Week eleven and I touched Heaven or at least got close…
Sorry for the large delay in posting I spent most of week ten prepping and all of week eleven climbing the largest mountain in Africa. Due to the Tanzanian census most regional hospitals and boarding schools closed for the last week in July and first week in august giving me the perfect opportunity to climb Kilimanjaro without missing work.
At about 5,895 meters or 19,340 feet. It is the largest free-standing mountain rise in the world, meaning it is not part of a mountain range. Also called a stratovolcano (a term for a very large volcano made of ash, lava, and rock), Kilimanjaro is made up of three peaks: Kibo, Mawenzi, and Shira. Kibo is the summit of the mountain, while Mawenzi and Shira are extinct, Kibo is dormant and could possibly erupt again. Scientists estimate that the last time it erupted was 360,000 years ago. The highest point on Kibo’s crater rim is called Uhuru, the Swahili word for “freedom.” The mountain is also known for its snow-capped peak; however, scientists warn that the snow might disappear within the next 20 years which is a tragedy of epic proportions.
I chose to take one of the most popular routes for a 6 day and 5 night trek. Called the Machame route about 50% of all climbers choose the Machame route. It is also one of the cheaper routes due to its easy access and shorter itinerary. The Machame route is also known as the Whiskey route, given its reputation for being a tough climb, in contrast to the easier Marangu route, which is known as the Coca Cola route.
It’s also considered one of the most scenic routes passing through 7 diverse climates, dramatically switching weather conditions and flora every few hours.Day one was a drive to Moshi and logistics of checking in at the machame gate with passports. After all the registration we began a six kilometer hike to the machame camp through rain forests with beautiful flowers and a low grade heat and humidity. Day two was four hours of vertical incline until we were above the cloud line where we would stay until the last day on the mountain. Day three was more alpine dessert with fewer trees and more sun and wind before lunch at lava tower. The four was by far the longest but also the best we started scaling Baraka wall where it felt like we were on top of the world but still we’re in the peaks shadow.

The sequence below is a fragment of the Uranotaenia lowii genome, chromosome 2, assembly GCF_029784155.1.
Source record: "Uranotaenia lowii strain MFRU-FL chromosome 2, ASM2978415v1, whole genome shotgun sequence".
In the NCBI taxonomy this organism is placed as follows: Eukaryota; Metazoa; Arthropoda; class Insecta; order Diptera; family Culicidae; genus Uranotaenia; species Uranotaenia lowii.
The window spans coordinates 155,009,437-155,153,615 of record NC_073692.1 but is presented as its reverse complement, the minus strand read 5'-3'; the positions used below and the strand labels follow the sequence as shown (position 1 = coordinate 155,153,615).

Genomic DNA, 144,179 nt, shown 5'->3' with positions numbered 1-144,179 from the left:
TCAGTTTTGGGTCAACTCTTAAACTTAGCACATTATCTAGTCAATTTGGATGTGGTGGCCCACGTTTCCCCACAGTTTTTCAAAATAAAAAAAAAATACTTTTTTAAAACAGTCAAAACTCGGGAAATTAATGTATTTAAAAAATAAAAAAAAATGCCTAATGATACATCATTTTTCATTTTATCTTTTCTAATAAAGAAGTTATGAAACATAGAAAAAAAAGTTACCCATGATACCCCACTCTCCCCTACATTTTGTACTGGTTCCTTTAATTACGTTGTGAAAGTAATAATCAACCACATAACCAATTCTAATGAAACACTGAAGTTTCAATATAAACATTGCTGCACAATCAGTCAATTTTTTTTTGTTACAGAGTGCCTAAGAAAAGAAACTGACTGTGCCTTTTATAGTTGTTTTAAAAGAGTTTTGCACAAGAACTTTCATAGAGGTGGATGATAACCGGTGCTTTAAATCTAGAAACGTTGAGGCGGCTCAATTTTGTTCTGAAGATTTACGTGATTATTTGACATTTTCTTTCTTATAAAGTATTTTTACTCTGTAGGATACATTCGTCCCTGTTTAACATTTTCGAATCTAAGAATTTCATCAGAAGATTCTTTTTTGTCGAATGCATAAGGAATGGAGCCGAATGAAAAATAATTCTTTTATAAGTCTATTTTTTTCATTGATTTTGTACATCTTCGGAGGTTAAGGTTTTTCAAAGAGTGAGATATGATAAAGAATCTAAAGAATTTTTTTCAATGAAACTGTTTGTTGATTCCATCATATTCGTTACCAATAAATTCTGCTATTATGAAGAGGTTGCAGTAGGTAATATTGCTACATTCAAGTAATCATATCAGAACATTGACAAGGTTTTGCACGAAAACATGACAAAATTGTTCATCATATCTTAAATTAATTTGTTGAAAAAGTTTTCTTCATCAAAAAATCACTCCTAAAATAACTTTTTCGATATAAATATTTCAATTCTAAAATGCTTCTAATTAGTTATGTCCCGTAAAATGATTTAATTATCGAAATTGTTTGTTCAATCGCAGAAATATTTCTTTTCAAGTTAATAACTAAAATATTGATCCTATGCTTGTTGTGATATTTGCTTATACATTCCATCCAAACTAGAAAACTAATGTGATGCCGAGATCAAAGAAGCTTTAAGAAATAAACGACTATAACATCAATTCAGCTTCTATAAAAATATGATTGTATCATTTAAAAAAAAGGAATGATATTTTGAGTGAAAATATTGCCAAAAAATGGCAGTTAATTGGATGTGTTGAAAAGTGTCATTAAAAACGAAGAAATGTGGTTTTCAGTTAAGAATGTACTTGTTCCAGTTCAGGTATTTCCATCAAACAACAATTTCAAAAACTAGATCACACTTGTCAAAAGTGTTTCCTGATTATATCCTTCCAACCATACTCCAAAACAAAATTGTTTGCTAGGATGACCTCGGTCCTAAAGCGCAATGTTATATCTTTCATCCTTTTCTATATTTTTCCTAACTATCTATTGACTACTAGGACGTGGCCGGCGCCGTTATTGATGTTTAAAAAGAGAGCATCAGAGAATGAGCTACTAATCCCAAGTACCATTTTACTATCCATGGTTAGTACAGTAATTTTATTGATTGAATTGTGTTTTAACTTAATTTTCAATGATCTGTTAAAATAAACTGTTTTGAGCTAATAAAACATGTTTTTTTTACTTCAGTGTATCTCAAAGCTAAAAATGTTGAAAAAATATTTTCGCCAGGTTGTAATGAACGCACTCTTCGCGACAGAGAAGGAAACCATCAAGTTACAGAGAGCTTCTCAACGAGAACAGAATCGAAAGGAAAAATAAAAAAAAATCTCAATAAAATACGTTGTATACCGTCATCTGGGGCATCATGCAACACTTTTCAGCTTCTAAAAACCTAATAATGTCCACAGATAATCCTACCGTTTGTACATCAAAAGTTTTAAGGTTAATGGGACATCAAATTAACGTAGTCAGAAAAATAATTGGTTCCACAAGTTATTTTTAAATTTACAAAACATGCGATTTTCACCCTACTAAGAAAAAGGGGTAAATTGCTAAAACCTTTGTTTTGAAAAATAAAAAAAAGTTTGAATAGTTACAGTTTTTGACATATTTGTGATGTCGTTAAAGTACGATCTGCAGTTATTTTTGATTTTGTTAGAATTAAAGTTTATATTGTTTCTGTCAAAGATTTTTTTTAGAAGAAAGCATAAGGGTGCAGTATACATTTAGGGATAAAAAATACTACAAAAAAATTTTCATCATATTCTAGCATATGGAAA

After what seemed like six different times going down and then back up we had lunch at Katanga camp. The last location with easily accessible water. We elected to keep going after lunch all the way to the final camp and arrived by 5. After a quick dinner we attempted to get some sleep in the freezing camp a few hours before waking up at 11pm. We donned at least six layers of clothing and ridiculously puffy down jacket burrowed from local guides and friends. After seven hours of slow incline in the dark with nothing but head lamps and hot water bottles. After stopping to admire the sunrise and a few more hours of incline we reach the summit of Kilimanjaro and the highest peak in Africa standing over 19,000 feet.
Unfortunately after a short amount of time celebrating in the very thin air we had to turn around to go down. What took us over six days to climb would only take one and a half to descend.
After arriving back at camp around 12 we had lunch and a brief nap before packing up and trekking down to the last camp. We slept in the rainforest before hiking the last few hours out on Tuesday morning.
Overall An incredible journey that showed me how capable our bodies are of intense situations even through the elevation headaches and a couple of instances of vomiting. I couldn’t be more proud of myself for accomplishing this and I’m so grateful for all the people who followed along and encouraged me to climate also the friends I made it along the way at each camp. A truly surreal moment of my Lumos trip to complete something that’s been so high on my bucket list since I was 16 years old. After coming home from the mountain we spent the rest of the week easing back into Arusha life and gearing up for my last few weeks in Tanzania.
Mary Kate Parmer